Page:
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Ersatz Cinema
Sholem Krishtalka on TIFF's Future Projections program, from Peaches to a recreated Chinatown

Study for Ming Wong’s Making Chinatown (2012)

The Future Projections series is a fantastic idea that has never managed to sit entirely comfortably within the broader world of the Toronto International Film Festival. On the one hand, having a corner of TIFF devoted to experimental film, and art that uses film as a medium, and harnessing the concentration of people that TIFF attracts to highlight such work seems naturally smart. On the other hand, the film festival has long since grown into its own particular animal — or more appropriately, its own particular zoo. And that zoo of publicists and parties and glitz and celebrity, of industry deals and schmoozy networking, does not provide the best accommodation for experimental, sometimes abstruse, artistic experimentation. But it is a relatively new program (it’s only been around since 2007), and so there’s time yet to figure out how best to integrate this odd little creature into the menagerie of hype that TIFF has come to represent.

I took a gander at the Future Projections program, and settled on the following three installations to sample:

Luther Price at the CONTACT Gallery. Any didactic statement that begins by telling me that an artist is best known for something else always makes me nervous; it’s a dubious gambit to bait an audience on the merit of work not included in the show. Price is known as an experimental formalist filmmaker: experimental Super 8 films and handmade/hand-processed 16mm found-footage collages/reconstructions. The work that’s on display at the CONTACT Gallery is neither: here, Price is represented by his work with glass slides.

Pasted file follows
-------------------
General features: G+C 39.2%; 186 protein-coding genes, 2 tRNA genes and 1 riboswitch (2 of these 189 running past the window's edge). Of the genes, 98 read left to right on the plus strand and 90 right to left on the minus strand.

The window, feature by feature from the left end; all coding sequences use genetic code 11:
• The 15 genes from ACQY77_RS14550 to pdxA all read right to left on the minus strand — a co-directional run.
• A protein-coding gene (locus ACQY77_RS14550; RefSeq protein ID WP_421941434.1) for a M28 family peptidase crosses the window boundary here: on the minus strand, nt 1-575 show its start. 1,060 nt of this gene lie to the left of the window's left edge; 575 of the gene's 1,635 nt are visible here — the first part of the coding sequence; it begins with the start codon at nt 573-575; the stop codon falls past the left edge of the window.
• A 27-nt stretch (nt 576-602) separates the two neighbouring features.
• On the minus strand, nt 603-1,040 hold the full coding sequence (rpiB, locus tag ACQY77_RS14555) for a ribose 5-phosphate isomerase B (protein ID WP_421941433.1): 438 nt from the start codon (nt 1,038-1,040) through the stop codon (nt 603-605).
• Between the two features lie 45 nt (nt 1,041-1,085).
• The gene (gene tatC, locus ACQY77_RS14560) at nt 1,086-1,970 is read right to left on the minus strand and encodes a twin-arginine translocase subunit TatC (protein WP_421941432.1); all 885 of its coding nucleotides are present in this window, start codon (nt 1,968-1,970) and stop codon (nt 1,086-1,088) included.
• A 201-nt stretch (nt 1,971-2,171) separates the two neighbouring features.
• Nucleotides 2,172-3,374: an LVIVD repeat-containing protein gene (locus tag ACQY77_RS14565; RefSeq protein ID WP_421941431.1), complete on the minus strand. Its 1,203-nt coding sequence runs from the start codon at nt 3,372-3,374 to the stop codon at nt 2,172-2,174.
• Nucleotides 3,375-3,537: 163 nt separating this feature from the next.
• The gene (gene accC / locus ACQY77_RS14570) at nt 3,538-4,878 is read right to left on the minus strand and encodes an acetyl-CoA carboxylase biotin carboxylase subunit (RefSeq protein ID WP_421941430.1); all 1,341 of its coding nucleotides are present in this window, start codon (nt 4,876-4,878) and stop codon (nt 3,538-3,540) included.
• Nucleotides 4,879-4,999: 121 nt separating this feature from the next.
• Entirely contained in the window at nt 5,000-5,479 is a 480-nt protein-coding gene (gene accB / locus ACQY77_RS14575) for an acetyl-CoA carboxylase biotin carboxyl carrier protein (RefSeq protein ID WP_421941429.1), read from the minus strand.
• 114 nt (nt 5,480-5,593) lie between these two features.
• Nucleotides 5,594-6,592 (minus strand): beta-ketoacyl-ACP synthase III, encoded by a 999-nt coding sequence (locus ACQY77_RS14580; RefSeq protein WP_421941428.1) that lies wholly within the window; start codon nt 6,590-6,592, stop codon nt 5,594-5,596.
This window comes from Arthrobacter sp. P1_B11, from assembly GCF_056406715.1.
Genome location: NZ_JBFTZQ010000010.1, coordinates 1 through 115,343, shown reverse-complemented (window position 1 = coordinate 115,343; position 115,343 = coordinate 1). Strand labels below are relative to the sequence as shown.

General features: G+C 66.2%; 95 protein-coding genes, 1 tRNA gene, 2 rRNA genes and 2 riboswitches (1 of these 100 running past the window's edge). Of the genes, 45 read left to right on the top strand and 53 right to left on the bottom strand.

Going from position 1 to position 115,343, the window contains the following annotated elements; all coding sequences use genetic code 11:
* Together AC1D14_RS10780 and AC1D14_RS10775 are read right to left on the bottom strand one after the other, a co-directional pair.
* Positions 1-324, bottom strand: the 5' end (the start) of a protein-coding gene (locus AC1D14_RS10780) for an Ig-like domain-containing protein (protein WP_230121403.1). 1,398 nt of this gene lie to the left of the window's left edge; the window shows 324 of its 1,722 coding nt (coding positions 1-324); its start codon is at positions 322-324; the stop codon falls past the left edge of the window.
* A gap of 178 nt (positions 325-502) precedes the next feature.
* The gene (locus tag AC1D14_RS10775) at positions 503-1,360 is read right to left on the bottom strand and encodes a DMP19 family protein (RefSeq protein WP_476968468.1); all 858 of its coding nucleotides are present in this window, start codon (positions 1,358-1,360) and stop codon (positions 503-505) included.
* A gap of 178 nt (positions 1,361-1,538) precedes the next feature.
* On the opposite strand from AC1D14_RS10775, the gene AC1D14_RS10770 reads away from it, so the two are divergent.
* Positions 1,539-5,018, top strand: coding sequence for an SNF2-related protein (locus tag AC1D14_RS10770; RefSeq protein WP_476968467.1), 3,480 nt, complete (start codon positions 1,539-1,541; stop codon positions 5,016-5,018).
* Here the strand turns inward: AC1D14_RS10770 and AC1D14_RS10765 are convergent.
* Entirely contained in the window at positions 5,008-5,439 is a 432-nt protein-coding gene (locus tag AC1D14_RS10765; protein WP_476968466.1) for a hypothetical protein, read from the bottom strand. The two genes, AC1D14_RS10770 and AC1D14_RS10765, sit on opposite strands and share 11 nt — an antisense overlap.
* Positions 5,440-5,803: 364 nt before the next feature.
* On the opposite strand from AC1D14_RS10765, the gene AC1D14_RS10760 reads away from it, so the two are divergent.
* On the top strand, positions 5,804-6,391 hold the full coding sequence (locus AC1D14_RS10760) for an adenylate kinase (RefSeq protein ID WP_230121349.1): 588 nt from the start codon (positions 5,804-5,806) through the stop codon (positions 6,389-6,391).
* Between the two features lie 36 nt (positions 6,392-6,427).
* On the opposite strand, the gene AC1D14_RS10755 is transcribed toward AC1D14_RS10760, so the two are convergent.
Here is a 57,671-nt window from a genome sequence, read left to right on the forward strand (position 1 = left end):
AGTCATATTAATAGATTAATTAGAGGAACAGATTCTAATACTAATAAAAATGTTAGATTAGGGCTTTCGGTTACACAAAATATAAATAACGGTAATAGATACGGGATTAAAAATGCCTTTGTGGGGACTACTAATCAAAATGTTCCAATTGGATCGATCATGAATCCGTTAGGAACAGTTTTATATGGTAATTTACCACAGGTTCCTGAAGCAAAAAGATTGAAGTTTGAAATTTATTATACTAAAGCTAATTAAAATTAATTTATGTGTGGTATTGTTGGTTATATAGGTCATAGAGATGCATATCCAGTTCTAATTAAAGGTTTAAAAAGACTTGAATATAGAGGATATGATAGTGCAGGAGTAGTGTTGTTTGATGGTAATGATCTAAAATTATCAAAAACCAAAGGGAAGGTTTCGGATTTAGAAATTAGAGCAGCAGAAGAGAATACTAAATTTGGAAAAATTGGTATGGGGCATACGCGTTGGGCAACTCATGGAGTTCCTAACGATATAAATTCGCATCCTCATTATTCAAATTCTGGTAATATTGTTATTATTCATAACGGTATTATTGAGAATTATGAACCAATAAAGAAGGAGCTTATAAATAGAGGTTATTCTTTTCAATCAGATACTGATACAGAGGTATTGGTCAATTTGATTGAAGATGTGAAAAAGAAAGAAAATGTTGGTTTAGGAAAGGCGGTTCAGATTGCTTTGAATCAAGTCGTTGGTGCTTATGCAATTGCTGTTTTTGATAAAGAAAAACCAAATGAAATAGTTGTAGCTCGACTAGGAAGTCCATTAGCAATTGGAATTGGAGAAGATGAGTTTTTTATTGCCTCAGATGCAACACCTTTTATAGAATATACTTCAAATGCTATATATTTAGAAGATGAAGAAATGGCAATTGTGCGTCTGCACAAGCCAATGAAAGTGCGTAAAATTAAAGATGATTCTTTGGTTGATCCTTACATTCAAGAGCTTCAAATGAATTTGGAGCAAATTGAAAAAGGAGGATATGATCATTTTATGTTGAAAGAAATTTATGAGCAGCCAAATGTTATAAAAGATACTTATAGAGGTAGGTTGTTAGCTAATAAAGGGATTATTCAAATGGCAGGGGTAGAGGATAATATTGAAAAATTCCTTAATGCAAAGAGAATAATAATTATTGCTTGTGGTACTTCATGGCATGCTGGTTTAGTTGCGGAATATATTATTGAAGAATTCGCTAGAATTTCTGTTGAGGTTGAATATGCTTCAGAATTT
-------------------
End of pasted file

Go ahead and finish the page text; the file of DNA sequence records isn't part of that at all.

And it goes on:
Handmade experimental film is a relatively immense field of study, and one that I’m not at all familiar with. This is not to say that the work here is lost on me; merely that I approach it from another angle entirely. I view the work at the CONTACT Gallery as its own artistic entity, rather than a reference to or an extension of a film practice. And yet, to be perfectly honest, as I sat with Number 9 and Number 9 II, I began to wish they were films.

These slide shows of hand-altered filmstrips exposed onto glass slides are the main focus of the exhibition. One is mostly formal — dots and dashes and lines, with the occasional recognizable form (dead insects, mostly) — and the other is of a toddler walking along a beach shore, the image distorted, swelling and pooling in abstract blobs, and reforming again. They images represented within these two processions are unquestionably gorgeous, embracing the aesthetics of desiccation and disintegration. But I think, if there’s a point to be made with these images — for instance, a meditation on the material disappearance of a powerful mass-medium — it would be more effectively transmitted as a film projection, rather than a series of repetitive slides.

Moreover, the show suffers from poor installation. The two slide shows are projected in the same room, and the ambient light from each slightly washes out the other. Some slides are scattered about a light table, with no magnifying glass available to examine them more closely. What good is all this finely wrought handiwork if I can’t actually see it in any detail?